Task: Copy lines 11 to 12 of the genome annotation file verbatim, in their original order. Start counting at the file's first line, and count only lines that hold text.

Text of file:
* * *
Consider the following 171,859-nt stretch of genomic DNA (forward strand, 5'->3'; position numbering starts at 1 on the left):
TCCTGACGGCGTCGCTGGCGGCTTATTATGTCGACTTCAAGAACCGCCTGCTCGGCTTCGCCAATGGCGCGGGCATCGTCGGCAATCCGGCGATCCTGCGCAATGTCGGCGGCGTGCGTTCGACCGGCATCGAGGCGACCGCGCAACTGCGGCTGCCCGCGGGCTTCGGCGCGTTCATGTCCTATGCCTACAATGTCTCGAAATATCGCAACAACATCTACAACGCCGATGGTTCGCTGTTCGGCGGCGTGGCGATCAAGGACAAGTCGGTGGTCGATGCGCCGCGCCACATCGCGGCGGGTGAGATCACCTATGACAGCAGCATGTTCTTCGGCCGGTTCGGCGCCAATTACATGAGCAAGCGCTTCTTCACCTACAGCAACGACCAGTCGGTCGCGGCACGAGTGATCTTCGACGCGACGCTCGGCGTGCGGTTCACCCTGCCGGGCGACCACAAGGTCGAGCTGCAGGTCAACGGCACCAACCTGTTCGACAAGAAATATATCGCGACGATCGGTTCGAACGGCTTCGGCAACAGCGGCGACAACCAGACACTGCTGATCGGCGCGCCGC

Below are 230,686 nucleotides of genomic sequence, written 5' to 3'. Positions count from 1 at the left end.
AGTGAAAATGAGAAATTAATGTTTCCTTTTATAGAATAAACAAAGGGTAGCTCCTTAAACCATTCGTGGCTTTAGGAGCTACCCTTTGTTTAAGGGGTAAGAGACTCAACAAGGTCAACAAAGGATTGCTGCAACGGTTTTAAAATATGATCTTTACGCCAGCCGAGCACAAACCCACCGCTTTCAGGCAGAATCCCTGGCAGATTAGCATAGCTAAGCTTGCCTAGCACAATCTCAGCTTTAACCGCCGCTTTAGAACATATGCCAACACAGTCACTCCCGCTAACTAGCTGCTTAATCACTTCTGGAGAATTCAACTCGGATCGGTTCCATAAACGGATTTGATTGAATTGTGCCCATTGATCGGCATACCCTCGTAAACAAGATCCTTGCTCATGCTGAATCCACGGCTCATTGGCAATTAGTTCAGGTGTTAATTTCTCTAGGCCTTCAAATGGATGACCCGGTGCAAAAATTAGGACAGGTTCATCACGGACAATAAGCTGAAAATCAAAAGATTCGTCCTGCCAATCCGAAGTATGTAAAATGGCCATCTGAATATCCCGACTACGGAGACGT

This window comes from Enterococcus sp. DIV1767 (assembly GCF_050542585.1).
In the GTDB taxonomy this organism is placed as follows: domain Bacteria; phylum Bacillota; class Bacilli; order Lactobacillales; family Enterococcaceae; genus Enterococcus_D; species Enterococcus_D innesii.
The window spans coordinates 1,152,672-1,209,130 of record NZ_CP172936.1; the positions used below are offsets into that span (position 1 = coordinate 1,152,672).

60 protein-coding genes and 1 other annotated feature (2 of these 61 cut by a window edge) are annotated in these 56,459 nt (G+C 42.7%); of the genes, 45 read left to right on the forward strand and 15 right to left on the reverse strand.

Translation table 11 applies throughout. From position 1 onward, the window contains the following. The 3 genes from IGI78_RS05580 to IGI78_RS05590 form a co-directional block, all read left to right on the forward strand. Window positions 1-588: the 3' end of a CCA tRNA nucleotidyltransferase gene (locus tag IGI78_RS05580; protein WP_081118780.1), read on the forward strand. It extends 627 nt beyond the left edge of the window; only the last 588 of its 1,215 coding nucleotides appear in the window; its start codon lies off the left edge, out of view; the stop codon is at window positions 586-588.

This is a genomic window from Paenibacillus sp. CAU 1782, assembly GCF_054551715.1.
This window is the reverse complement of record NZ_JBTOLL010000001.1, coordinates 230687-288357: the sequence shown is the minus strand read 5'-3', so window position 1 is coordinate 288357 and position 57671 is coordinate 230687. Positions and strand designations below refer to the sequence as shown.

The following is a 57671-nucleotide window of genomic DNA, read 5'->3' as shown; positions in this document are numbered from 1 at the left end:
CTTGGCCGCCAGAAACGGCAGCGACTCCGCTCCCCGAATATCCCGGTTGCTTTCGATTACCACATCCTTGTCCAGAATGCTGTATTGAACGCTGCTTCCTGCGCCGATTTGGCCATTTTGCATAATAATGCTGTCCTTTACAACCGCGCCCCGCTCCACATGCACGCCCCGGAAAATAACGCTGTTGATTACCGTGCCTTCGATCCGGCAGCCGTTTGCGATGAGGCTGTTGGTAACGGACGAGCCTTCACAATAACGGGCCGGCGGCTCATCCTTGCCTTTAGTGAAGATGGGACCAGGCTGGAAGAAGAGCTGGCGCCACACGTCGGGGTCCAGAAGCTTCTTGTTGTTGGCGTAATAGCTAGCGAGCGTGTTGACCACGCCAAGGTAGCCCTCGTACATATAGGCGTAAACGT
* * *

This window is the reverse complement of record NZ_JBTOLL010000001.1, coordinates 230687-288357: the sequence shown is the minus strand read 5'-3', so window position 1 is coordinate 288357 and position 57671 is coordinate 230687. Positions and strand designations below refer to the sequence as shown.

The following is a 57671-nucleotide window of genomic DNA, read 5'->3' as shown; positions in this document are numbered from 1 at the left end: